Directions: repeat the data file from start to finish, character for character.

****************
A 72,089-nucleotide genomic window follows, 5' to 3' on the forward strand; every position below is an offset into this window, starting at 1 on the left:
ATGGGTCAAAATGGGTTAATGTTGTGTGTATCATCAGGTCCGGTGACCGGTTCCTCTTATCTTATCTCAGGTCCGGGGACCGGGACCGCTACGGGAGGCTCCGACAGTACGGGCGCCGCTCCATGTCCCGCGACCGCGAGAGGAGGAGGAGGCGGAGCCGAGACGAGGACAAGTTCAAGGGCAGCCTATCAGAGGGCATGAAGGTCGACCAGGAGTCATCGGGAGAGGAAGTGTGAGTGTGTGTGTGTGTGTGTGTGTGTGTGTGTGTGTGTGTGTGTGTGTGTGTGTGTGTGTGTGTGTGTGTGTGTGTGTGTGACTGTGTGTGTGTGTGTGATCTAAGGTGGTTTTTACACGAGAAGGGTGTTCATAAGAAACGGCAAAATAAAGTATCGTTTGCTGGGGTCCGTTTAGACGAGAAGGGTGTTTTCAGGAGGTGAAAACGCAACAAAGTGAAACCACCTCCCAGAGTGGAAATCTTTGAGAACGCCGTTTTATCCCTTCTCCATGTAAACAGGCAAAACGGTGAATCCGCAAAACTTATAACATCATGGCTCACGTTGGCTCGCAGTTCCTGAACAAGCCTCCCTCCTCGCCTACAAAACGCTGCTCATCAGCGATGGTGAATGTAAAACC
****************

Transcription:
A 72,089-nucleotide genomic window follows, 5' to 3' on the forward strand; every position below is an offset into this window, starting at 1 on the left:
ATGGGTCAAAATGGGTTAATGTTGTGTGTATCATCAGGTCCGGTGACCGGTTCCTCTTATCTTATCTCAGGTCCGGGGACCGGGACCGCTACGGGAGGCTCCGACAGTACGGGCGCCGCTCCATGTCCCGCGACCGCGAGAGGAGGAGGAGGCGGAGCCGAGACGAGGACAAGTTCAAGGGCAGCCTATCAGAGGGCATGAAGGTCGACCAGGAGTCATCGGGAGAGGAAGTGTGAGTGTGTGTGTGTGTGTGTGTGTGTGTGTGTGTGTGTGTGTGTGTGTGTGTGTGTGTGTGTGTGTGTGTGTGTGTGTGTGACTGTGTGTGTGTGTGTGATCTAAGGTGGTTTTTACACGAGAAGGGTGTTCATAAGAAACGGCAAAATAAAGTATCGTTTGCTGGGGTCCGTTTAGACGAGAAGGGTGTTTTCAGGAGGTGAAAACGCAACAAAGTGAAACCACCTCCCAGAGTGGAAATCTTTGAGAACGCCGTTTTATCCCTTCTCCATGTAAACAGGCAAAACGGTGAATCCGCAAAACTTATAACATCATGGCTCACGTTGGCTCGCAGTTCCTGAACAAGCCTCCCTCCTCGCCTACAAAACGCTGCTCATCAGCGATGGTGAATGTAAAACC